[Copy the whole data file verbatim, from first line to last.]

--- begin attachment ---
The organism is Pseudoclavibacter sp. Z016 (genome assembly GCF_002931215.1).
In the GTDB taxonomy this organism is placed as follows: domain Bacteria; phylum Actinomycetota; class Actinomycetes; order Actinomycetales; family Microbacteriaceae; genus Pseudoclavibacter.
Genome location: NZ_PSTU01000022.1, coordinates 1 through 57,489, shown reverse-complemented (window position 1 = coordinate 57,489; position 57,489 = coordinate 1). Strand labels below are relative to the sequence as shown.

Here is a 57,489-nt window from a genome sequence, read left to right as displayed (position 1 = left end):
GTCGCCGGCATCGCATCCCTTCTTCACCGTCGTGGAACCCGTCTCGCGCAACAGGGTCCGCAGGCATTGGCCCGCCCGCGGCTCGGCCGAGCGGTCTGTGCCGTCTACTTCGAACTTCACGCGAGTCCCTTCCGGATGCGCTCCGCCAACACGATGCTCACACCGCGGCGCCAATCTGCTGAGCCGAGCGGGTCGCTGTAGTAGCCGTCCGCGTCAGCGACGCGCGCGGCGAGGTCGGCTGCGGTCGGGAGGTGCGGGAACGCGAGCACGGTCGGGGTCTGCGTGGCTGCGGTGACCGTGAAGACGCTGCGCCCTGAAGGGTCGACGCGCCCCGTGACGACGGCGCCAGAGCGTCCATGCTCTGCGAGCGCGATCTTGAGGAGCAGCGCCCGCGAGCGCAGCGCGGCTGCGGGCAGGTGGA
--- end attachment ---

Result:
The organism is Pseudoclavibacter sp. Z016 (genome assembly GCF_002931215.1).
In the GTDB taxonomy this organism is placed as follows: domain Bacteria; phylum Actinomycetota; class Actinomycetes; order Actinomycetales; family Microbacteriaceae; genus Pseudoclavibacter.
Genome location: NZ_PSTU01000022.1, coordinates 1 through 57,489, shown reverse-complemented (window position 1 = coordinate 57,489; position 57,489 = coordinate 1). Strand labels below are relative to the sequence as shown.

Here is a 57,489-nt window from a genome sequence, read left to right as displayed (position 1 = left end):
GTCGCCGGCATCGCATCCCTTCTTCACCGTCGTGGAACCCGTCTCGCGCAACAGGGTCCGCAGGCATTGGCCCGCCCGCGGCTCGGCCGAGCGGTCTGTGCCGTCTACTTCGAACTTCACGCGAGTCCCTTCCGGATGCGCTCCGCCAACACGATGCTCACACCGCGGCGCCAATCTGCTGAGCCGAGCGGGTCGCTGTAGTAGCCGTCCGCGTCAGCGACGCGCGCGGCGAGGTCGGCTGCGGTCGGGAGGTGCGGGAACGCGAGCACGGTCGGGGTCTGCGTGGCTGCGGTGACCGTGAAGACGCTGCGCCCTGAAGGGTCGACGCGCCCCGTGACGACGGCGCCAGAGCGTCCATGCTCTGCGAGCGCGATCTTGAGGAGCAGCGCCCGCGAGCGCAGCGCGGCTGCGGGCAGGTGGA